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Days before Halloween weekend, the Intercultural Affairs Committee at Yale, comprised of 13 administrators, circulated an email to students encouraging them to “take the time to consider their costumes and the impact [they] may have,” and suggesting that students shy away from costumes that their peers might read as offensive, racist, or culturally appropriative.
Soon after, Erika Christakis, Yale lecturer and associate master at Silliman College, composed a thoughtful follow-up email. Grounding her response to the first email in terms of her academic work on child psychology, she suggested that students wear what they liked, and work out with one another what costumes might be hurtful. In the intervening 10 days, some Yale students have called for Christakis and her husband Nicholas, the former master of Pforzheimer House, to resign.
Yale’s student protestors point to a string of racial incidents this semester at Yale, starting with swastikas that were found drawn outside a freshman dorm on Old Campus last October, and leading up to accusations that a member at the SAE fraternity turned dark-skinned students away from the group’s Halloween party.
It is impossible to take Christakis’ email outside the context of these dramatic events. But even still, they do not change the fact that both the deans’ and Christakis’ messages were appropriate. It is reasonable for the administration in a collegiate environment to encourage students to be mindful of each other and not go out of their way to offend each other, just as it is reasonable to point out that students are ultimately free to wear what they choose.
The question of race at Yale, and at most colleges, is a complex and painful one, and this editorial does not assume to offer a definitive survey. It certainly appears that much of the Yale student body considers the incident at SAE a symptom of an unacceptable racial status quo on campus. Yale President Peter Salovey, Dean of Yale College Jonathan Holloway, and the masters of Silliman were correct to hold dialogues with students about the email in the days that followed. It seems clear that the Yale administration can and must do more to create an environment where students of color feel welcome in the university.
But the possibility of fruitful dialogue is exactly what makes the out-of-proportion, disrespectful reaction to Christakis’ email so deeply disappointing. The students should have accepted the offer of more discussion, rather than meeting an outstretched hand with harassment and shouting.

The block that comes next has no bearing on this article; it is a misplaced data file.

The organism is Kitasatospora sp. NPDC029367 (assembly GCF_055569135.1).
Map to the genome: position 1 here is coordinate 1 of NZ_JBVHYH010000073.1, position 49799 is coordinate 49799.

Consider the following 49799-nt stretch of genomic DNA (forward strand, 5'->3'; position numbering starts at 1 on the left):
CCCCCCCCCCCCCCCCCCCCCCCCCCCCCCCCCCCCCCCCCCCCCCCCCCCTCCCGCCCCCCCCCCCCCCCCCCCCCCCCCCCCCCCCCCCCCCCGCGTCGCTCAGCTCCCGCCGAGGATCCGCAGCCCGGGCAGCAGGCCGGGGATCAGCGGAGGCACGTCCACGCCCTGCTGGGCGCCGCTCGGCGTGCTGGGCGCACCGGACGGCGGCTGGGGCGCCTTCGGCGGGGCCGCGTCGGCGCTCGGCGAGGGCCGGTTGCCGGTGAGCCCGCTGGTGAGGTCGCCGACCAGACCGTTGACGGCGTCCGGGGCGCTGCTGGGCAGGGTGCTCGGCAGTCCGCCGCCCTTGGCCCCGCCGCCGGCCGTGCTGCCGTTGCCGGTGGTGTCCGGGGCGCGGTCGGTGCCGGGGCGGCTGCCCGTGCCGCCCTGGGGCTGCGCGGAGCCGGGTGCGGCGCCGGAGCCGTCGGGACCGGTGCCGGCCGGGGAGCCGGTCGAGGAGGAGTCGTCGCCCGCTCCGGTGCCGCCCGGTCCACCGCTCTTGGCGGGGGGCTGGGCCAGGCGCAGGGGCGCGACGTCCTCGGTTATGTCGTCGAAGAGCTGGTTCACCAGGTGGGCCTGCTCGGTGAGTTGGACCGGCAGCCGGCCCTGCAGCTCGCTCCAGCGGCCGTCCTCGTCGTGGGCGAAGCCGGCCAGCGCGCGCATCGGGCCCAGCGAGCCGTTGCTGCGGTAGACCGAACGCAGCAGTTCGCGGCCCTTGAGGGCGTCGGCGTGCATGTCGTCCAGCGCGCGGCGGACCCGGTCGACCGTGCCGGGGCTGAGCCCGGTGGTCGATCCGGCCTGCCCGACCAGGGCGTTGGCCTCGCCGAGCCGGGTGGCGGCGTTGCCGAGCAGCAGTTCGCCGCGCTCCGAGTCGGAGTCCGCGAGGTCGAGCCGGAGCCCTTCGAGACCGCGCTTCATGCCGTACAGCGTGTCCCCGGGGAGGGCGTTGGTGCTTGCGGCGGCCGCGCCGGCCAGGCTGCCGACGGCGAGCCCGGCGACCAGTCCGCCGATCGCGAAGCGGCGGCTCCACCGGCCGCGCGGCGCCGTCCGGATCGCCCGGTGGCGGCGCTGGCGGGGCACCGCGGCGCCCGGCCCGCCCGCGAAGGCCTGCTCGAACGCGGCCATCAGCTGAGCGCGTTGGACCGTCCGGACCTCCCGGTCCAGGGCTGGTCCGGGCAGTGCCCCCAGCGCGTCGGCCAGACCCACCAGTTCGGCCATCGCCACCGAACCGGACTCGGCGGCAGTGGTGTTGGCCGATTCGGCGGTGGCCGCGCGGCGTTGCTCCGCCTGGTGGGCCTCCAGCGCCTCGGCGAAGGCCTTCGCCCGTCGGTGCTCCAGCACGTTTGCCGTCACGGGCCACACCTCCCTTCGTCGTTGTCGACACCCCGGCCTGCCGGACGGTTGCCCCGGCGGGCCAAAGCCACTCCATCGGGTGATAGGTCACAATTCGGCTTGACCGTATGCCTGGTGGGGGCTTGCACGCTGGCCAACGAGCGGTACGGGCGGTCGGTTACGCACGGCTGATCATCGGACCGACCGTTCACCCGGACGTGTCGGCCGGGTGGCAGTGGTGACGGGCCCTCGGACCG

Video clips, which appeared online late last week, show student protesters yelling and cursing. Yesterday, the Yale Daily News reported that several students protesting a visiting speaker, Greg Lukianoff, spat and cursed at several fellow students as they left the talk. While this behavior is not, of course, representative of a majority of the protesters, a pattern has emerged in which student outrage has taken increasingly aggressive forms.
Today Yale is in the spotlight—but hundreds of other colleges and universities across the country are undergoing their own equally dramatic conversations about race. Monday’s news from the University of Missouri that President Timothy M. Wolfe was stepping down in response to student dissatisfaction at his administration’s handling of racist incidents on campus is merely the latest example of the power of organized groups of students to effect dramatic change in the leadership of the universities they attend.
This is an awesome power, and protesting students must rise to the occasion and wield it responsibly and thoughtfully. Even as we wholeheartedly support those who want to make Yale, Harvard, and American universities in general more inclusive, we must protect our ability to speak freely about the changes that these protests have brought and are bringing.
This ability includes, on occasion, criticizing student protesters and the tactics they employ to achieve their goals. Couched in terms of shared ideals, this kind of criticism is not vilification, but the highest form of respect.
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